Tensions turn high for the two and a half minute action setpiece “A Good Day Not To Die”, with loud bursts of brass debuting the now rather worrisome seven note Hawthorne theme before rapid strings and frenetic percussion then take over for the remainder of the breakneck-paced cue. “Zurg’s Displeasure” then briefly reprises the Emperor’s malevolent motif on crashing drums and imposing vocals, with “Space Afraiders” briefly pulling the tone back into quiet optimism for its first half on light, playful strings until Zurg then dramatically re-emerges on loudly ferocious vocals in the back half of said track. This then leads into the action-packed duo of “Zurg-onomics” and “Oh, Hover”, with the former focusing on Zurg’s theme as it clashes with Hawthorne’s throughout a frantically paced two minute runtime, and the latter keeping tensions high with continually building brass and percussion until the action then crashes to a close at just under three minute in. “To Infinity And Be Gone” then lightens the mood a tad, with playful strings opening the cue which then slowly build into powerful but also rather melancholic hope.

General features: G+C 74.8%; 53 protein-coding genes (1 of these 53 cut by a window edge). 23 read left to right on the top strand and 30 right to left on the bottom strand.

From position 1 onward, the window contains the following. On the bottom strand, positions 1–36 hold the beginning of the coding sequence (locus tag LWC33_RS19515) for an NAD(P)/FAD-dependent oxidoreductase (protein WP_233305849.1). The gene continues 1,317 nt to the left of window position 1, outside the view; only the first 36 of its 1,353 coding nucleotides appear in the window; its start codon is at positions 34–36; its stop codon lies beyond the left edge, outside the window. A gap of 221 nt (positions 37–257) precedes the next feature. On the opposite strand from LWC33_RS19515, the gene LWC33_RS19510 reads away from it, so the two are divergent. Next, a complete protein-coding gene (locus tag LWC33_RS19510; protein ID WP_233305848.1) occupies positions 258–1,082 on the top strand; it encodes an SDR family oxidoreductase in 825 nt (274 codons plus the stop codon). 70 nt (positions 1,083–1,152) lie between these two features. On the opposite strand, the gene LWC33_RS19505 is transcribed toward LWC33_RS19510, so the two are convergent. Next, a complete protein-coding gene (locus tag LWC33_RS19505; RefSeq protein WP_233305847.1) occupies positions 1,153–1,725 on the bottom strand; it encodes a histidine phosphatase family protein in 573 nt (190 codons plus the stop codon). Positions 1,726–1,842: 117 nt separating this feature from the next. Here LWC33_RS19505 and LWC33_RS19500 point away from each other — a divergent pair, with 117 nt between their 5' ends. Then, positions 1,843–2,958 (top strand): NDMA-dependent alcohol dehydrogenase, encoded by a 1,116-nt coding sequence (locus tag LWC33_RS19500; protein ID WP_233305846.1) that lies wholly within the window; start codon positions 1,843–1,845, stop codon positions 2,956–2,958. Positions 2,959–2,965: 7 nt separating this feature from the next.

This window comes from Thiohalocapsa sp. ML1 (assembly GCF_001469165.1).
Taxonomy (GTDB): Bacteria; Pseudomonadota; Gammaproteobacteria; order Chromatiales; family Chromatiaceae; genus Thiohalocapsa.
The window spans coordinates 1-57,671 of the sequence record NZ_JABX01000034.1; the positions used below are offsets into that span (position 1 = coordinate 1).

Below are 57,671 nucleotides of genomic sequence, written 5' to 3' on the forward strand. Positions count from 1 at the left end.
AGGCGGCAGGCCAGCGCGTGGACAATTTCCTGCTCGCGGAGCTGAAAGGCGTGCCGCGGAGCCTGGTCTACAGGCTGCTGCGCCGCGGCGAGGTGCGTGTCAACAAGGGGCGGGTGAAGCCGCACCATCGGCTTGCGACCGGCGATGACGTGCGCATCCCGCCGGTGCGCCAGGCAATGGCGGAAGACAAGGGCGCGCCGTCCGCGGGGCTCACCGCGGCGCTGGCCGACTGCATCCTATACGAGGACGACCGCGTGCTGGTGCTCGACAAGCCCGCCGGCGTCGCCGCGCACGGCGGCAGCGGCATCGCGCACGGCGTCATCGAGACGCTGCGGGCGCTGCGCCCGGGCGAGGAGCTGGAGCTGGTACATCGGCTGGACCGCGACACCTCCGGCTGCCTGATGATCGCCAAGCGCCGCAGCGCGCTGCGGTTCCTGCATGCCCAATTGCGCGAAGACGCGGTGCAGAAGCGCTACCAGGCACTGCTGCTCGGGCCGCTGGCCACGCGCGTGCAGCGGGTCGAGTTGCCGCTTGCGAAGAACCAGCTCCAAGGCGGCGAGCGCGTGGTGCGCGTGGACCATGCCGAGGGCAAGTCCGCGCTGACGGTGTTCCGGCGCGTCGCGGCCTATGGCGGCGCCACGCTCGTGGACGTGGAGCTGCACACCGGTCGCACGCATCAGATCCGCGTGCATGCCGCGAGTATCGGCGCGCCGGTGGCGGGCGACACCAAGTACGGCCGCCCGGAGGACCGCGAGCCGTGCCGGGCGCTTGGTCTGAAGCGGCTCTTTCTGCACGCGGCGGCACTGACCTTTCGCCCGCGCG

Rapid strings and the established militaristic drums open “World’s Worst Self-Destruct Sequence”, with marching brass leading the action charge for the next minute or so until Zurg’s theme then loudly crashes the party on its now typically dramatic, imposing vocals. “Time To Space Your Fears” then continues in a very similar vein as Zurg takes centre stage; the moodily malevolent vocals for the evil Emperor occupy much of the four minute track, with the full orchestra stepping into the fray in the final minute to deliver a particularly worrisome finish. The action duo “Hiding From Yourself” and “Improv-Izzy-tion” are then up next, with the former leaving heavily on Zurg’s malevolent motif and the latter starting off tensely and worrisomely before the orchestra then builds into a happily victorious rendition of Buzz’s theme. With the advantage retaken, hope then starts to seep back into the score, with “Back To Buzzness” opening frantically but then building gradually with Buzz’s theme on action orchestra until a loud, vocal-heavy, triumphant crescendo is reached just as the track closes out. With the end of the album in sight, “Home On The Space Range” then delivers a delightfully upbeat and happily lengthy rendition of Buzz’s theme, with the aforementioned “Infinite MOEtion” and “One Suite Buzz” then hammering this orchestral optimism home for a truly sublime soundtrack finale.